In short, it's not Japanese torture porn. It's nothing like the eyeball-searing likes of Zero Woman: Red Handcuffs et al. Instead it's about abuse of power and the characters' psychology. This includes men who have been earmarked as victims-to-be but don't know it yet and are eager to be abusers in a mirror image of what's about to happen to them. It's about the deliberate corruption of innocence. Note the maids who've been living in the hotel since they were small children, for instance. There are roads not taken, such as the gun. It's also open to interpretation whether the victim was starting to participate, slightly, despite what she'll be saying and believing later. When she's asking for a corpse to be pulled off because his cock's still stiff inside her, for instance, both her manner and her recently chosen actions suggest at least ambivalence.
The film's stylish and elegant, with a 1930s setting. Notice the colour-coding of the women's clothes, with white meaning purity. The acting's also strong, with all the main cast still working in the business today.
As for the script, it's a respectful, intelligent adaptation. It appears to be specifically an isolated segment of de Sade's Justine (4000 pages long in the 1801 version), with Isayama saying that she's experienced nothing but terrible things for years. This isn't the beginning of her story. The film never says it explicitly, but her reactions and ability to keep a cool head afterwards suggest that this isn't the first time Isayama's been raped or worse. I also like the fact that we're wondering throughout about whether Isayama really did murder her mistress, which adds another layer of ambiguity and keeps us wondering whether the biter might not end up getting bit.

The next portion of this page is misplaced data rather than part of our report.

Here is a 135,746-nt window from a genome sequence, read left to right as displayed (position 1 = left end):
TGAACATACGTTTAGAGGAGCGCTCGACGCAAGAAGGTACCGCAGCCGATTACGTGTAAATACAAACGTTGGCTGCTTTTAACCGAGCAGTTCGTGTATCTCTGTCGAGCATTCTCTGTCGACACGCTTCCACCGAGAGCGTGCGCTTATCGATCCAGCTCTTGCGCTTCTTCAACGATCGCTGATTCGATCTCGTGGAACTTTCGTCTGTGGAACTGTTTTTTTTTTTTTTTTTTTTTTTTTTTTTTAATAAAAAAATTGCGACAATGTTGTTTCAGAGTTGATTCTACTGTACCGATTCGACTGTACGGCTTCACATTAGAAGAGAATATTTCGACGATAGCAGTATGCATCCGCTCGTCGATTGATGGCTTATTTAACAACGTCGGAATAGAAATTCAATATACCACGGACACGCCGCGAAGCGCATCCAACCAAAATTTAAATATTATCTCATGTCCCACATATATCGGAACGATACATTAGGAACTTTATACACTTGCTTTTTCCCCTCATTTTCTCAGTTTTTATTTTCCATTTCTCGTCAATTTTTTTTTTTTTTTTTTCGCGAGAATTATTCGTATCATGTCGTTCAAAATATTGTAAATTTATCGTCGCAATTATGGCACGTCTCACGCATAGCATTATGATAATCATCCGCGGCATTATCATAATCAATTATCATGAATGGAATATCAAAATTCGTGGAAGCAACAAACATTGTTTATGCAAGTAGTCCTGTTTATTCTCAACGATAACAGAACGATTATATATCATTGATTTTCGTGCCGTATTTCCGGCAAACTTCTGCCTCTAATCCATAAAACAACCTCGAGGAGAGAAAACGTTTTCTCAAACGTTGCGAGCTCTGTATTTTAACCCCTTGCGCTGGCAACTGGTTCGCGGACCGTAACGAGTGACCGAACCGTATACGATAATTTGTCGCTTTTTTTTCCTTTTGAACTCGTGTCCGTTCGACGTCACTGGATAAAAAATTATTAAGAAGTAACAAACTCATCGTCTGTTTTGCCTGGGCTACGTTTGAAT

There's one big peculiarity, which seems to have annoyed a number of, ah, one-handed viewers. Kumashiro had co-written the script for Seiichiro Yamaguchi's Love Hunter, which got everyone arrested and prosecuted for obscenity. Our heroes didn't take this lying down. Yamaguchi shot and released a sequel in the run-up to his trial, while Kumashiro shot his mouth off to the media (e.g. "crucified", "nothing but a scapegoat") before making several films with an anti-censorship theme. Woods are Wet is one of those. As well as expressing de Sade's idiosyncratic views of power and the authorities, he mocks Japanese genital fogging by masking everyone's groins with massive black bars that are sometimes half the size of the screen.
On 29 May 1973, incidentally, the police also shut down Woods are Wet, insisting that the Japanese film industry's board of standards look at it again.
All this is interesting, but at the end of the day, I wasn't blown away. Oh, it's good. It's as twisted as you'd expect of a Japanese version of de Sade, but it's absolutely not empty shock value. I can't remember seeing a subtler, better portrayal of the ambivalence of de Sadean corruption of innocence. My problem with it is simply that the story's a bit slight. Its lack of a twist is almost in itself a twist, if you like. It's teasing us with possibilities that might, perhaps, turn this into something more recognisably what we expect these days from a story. In many ways it's a study in passivity. A fine, intelligent filmmaker is putting his talents to the service of an author with unusual priorities.
"What you accept as ethical is contrived by those in authority so they can control people."